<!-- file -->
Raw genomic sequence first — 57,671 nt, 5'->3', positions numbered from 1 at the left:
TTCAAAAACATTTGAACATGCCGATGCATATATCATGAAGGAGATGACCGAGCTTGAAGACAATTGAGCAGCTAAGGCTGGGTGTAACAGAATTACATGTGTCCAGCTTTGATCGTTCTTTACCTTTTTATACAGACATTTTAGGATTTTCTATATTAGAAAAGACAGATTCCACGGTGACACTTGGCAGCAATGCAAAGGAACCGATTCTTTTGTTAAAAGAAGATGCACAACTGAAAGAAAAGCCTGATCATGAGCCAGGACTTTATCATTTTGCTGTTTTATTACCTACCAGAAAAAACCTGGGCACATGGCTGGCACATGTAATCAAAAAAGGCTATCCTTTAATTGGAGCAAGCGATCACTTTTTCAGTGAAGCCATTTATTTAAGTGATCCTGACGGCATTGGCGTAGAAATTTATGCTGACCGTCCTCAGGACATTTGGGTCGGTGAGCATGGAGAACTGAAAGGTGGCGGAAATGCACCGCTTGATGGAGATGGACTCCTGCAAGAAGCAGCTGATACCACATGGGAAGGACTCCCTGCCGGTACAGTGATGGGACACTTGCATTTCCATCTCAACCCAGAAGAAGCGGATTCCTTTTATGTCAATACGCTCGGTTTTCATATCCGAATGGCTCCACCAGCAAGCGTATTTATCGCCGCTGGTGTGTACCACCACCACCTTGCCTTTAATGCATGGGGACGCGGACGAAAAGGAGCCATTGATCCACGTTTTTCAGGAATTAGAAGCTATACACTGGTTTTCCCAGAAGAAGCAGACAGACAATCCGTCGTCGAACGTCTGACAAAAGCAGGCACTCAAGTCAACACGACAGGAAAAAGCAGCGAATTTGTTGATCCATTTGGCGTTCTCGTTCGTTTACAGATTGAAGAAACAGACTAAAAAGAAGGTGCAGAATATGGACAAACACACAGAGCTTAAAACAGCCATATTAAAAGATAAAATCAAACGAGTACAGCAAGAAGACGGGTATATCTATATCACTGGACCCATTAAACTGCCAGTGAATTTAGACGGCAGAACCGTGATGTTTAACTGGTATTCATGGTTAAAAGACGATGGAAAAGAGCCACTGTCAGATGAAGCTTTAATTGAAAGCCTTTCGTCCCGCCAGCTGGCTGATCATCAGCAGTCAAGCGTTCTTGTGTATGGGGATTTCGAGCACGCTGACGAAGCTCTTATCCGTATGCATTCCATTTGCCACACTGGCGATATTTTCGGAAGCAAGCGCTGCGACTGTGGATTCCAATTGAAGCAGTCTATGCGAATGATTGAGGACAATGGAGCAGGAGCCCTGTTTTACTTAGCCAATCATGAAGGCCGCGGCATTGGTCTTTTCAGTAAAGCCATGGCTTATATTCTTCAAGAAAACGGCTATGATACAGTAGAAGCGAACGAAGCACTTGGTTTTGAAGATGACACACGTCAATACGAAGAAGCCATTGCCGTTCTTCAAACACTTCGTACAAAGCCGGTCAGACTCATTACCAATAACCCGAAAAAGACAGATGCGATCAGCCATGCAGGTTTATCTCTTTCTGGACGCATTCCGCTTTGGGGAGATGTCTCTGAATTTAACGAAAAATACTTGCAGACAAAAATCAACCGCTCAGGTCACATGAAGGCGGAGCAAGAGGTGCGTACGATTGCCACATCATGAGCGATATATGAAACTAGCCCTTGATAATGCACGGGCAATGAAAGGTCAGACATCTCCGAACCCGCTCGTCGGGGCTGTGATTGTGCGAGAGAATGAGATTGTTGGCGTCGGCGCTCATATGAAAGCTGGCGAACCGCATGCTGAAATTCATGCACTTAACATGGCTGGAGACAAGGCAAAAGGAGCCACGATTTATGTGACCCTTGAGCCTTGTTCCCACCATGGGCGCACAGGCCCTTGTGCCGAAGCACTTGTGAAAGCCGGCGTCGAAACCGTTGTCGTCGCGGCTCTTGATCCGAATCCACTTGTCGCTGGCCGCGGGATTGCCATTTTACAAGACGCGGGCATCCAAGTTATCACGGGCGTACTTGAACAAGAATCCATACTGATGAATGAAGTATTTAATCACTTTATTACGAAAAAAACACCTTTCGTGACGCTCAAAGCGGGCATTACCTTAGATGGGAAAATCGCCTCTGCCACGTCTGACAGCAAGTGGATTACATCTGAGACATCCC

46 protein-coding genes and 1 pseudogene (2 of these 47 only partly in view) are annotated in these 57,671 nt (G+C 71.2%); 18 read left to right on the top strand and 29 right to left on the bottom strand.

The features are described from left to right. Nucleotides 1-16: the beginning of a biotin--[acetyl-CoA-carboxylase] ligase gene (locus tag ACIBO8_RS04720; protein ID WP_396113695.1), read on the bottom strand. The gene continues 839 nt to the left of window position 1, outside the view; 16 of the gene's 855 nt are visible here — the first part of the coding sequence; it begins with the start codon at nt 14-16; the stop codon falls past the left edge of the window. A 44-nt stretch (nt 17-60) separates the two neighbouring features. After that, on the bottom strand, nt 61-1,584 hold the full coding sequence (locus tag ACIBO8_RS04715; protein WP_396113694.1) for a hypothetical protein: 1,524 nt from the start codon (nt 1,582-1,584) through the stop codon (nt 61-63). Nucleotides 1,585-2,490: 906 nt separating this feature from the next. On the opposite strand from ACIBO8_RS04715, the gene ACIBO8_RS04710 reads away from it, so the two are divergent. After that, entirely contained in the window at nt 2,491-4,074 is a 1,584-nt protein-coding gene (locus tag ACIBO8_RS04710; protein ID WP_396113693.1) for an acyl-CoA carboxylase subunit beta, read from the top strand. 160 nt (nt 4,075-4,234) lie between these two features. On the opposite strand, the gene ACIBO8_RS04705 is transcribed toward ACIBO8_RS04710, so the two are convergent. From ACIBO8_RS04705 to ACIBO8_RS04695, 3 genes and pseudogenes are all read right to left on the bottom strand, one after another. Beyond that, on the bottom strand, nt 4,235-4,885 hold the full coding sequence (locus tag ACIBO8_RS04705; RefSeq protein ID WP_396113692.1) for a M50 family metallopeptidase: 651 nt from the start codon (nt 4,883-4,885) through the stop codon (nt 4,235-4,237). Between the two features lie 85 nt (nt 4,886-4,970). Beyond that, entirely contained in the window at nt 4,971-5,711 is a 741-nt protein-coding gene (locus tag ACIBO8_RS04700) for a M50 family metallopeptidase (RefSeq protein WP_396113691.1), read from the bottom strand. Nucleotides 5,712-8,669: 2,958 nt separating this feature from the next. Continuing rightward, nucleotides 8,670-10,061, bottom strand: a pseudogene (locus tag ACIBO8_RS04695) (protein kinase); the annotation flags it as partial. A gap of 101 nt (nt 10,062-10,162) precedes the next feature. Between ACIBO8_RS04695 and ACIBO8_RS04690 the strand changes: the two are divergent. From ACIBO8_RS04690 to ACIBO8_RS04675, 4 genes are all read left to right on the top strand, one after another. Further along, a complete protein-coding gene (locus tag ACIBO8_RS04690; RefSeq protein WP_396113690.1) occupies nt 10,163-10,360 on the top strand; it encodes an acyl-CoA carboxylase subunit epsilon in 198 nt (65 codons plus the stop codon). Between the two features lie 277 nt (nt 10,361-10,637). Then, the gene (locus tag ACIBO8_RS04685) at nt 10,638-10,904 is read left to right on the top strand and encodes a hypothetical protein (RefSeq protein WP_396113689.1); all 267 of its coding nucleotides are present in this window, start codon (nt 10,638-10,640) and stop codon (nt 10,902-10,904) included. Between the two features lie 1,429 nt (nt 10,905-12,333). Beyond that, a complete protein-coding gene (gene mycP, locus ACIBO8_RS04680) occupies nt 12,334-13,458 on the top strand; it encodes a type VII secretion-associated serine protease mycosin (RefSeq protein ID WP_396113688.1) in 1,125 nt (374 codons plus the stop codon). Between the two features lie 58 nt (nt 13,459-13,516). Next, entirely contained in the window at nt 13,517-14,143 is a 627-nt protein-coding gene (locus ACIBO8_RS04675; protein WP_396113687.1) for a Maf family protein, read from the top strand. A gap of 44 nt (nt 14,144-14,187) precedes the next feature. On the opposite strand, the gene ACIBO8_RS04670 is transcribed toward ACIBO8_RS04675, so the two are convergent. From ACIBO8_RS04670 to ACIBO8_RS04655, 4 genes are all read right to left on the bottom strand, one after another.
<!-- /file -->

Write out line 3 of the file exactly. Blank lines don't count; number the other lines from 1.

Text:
46 protein-coding genes and 1 pseudogene (2 of these 47 only partly in view) are annotated in these 57,671 nt (G+C 71.2%); 18 read left to right on the top strand and 29 right to left on the bottom strand.